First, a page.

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Australian budget sets out AU$7.5bn transport boost

6 Oct 20 A total of AU$7.5bn (£4.2bn) of new investment in transport infrastructure has been announced in the latest Australian budget.

The Singleton Bypass will receive AU$560m
The Singleton Bypass will receive AU$560m

The extra funding is intended to boost the national economy, deliver safer roads and create thousands of jobs as part of the federal coalition’s Covid-19 economic recovery plan.

The funding set out today (6th October) in the budget builds on a series of infrastructure investments in response to the COVID-19 pandemic. These now total more than AU$11.3bn.

Key investments in the latest announcement include:

  • AU$560m for the Singleton Bypass on the New England Highway in New South Wales;
  • AU$528m for the Shepparton and Warrnambool Rail Line Upgrades in Victoria;
  • AU$750m for Stage 1 of the Coomera Connector (Coomera to Nerang) in Queensland;
  • AU$88m for the Reid Highway Interchange with West Swan Road in Western Australia;
  • AU$200m for the Hahndorf Township Improvements & Access Upgrade in South Australia;
  • AU$150m for the Midway Point Causeway (including McGees Bridge) and Sorell Causeway as part of the Hobart to Sorell Roads of Strategic Importance corridor in Tasmania;
  • AU$120m to upgrade the Carpentaria Highway in the Northern Territory; and
  • AU$88m for the Molonglo River Bridge in the ACT.

Prime minister Scott Morrison said: “We have been working closely with state and territory governments to invest in the infrastructure that is ready to go and can help rebuild our economy and create more jobs. These projects will keep commuters safe on the road, get people home to their loved ones sooner and provide better transport links for urban and regional communities.

“As part of the Covid-19 economic recovery plan we have invested an additional AU$11.3 billion focused on shovel-ready projects across the country. This investment through Tuesday’s budget will boost the national economy and is part of our plan to support an estimated 30,000 direct and indirect jobs across the nation.”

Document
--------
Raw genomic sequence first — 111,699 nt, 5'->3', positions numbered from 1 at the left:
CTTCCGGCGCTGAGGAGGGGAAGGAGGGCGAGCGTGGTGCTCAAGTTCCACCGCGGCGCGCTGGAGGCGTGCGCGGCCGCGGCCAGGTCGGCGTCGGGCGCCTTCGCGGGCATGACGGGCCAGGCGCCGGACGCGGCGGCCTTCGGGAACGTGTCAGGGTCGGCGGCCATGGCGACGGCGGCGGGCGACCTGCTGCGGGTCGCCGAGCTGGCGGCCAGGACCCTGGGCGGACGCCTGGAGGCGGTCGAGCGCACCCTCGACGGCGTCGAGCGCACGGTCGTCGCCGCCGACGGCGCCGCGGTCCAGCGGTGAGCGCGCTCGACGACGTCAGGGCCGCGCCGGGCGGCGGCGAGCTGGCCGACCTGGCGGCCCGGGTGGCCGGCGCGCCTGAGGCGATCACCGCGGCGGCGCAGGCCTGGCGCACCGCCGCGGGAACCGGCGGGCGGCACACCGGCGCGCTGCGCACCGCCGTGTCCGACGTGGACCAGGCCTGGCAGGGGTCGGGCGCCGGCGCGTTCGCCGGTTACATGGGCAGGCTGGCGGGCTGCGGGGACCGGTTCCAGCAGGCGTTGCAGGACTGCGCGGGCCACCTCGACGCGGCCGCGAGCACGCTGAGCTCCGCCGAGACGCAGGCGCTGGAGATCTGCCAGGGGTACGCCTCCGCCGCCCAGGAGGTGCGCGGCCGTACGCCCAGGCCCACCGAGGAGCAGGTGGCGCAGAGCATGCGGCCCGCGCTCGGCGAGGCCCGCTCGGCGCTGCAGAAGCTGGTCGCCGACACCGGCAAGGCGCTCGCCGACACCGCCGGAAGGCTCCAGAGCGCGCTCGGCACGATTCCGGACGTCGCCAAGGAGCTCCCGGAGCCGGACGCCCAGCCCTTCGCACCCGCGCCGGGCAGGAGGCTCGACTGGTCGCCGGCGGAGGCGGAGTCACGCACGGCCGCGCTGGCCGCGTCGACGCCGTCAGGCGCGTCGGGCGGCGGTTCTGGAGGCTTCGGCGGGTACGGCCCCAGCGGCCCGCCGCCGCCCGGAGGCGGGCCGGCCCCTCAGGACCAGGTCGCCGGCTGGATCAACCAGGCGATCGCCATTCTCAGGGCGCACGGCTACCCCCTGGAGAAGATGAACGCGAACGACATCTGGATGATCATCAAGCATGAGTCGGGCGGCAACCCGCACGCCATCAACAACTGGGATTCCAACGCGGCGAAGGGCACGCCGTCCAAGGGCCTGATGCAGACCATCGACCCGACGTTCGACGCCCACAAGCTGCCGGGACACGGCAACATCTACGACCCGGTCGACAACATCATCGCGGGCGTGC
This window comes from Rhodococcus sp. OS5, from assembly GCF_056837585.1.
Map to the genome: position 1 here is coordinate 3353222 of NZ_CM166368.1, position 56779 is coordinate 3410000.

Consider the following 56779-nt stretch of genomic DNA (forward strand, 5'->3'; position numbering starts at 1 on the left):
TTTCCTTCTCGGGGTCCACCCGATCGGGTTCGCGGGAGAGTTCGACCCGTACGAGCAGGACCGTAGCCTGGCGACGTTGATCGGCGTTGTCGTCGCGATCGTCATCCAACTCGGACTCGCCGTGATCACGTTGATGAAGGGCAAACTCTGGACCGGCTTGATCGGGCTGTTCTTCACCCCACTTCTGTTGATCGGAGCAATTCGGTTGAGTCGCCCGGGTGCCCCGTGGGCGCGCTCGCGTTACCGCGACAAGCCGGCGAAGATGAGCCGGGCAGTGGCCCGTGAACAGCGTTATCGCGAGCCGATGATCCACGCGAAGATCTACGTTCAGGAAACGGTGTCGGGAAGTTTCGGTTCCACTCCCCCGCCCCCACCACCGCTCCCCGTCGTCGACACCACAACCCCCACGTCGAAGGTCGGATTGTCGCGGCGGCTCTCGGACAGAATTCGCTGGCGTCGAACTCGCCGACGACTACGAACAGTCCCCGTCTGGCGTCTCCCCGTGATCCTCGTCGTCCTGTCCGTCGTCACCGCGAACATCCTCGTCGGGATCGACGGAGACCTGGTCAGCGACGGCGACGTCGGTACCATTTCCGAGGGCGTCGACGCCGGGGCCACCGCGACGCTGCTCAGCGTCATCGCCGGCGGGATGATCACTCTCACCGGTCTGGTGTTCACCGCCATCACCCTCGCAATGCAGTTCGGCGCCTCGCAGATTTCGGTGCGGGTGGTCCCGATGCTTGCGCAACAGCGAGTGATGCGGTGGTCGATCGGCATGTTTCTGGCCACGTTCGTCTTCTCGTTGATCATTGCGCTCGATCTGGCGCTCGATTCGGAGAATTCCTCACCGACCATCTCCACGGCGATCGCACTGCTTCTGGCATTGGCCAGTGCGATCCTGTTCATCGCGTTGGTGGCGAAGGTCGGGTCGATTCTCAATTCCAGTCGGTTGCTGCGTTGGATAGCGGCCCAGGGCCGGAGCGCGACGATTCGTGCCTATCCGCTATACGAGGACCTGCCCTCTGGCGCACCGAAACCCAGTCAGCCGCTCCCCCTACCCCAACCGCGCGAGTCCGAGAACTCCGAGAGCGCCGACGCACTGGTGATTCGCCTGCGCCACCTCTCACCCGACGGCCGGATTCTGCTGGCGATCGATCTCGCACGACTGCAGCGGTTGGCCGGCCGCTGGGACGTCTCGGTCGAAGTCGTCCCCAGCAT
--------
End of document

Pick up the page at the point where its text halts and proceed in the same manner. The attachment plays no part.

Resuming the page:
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Treasurer Josh Frydenberg said the government is focused on creating jobs and rebuilding our economy. "Infrastructure helps to create jobs and to get people where they want to go sooner and safer," he said. "These commitments will help to get the economy moving."

Deputy prime minister and minister for infrastructure, transport and regional development Michael McCormack said the government is focused on delivering priorities and boosting local jobs as part of Australia’s road to recovery. “We will draw on local businesses to stimulate local economies through these projects,” he said. “Infrastructure means jobs, it means livelihoods, it means stronger local communities and it means building a better and more secure future for our nation.”

Minister for population, cities and urban infrastructure Alan Tudge said the government was driving the delivery of major infrastructure projects to map the economic road back from the pandemic, building the economy and providing certainty for business over the long term. “These new investments lock in billions across our infrastructure pipeline over 10 years,” he said.

“We will continue to invest in the key priority projects which help drive the economy and create jobs across our states and territories.”

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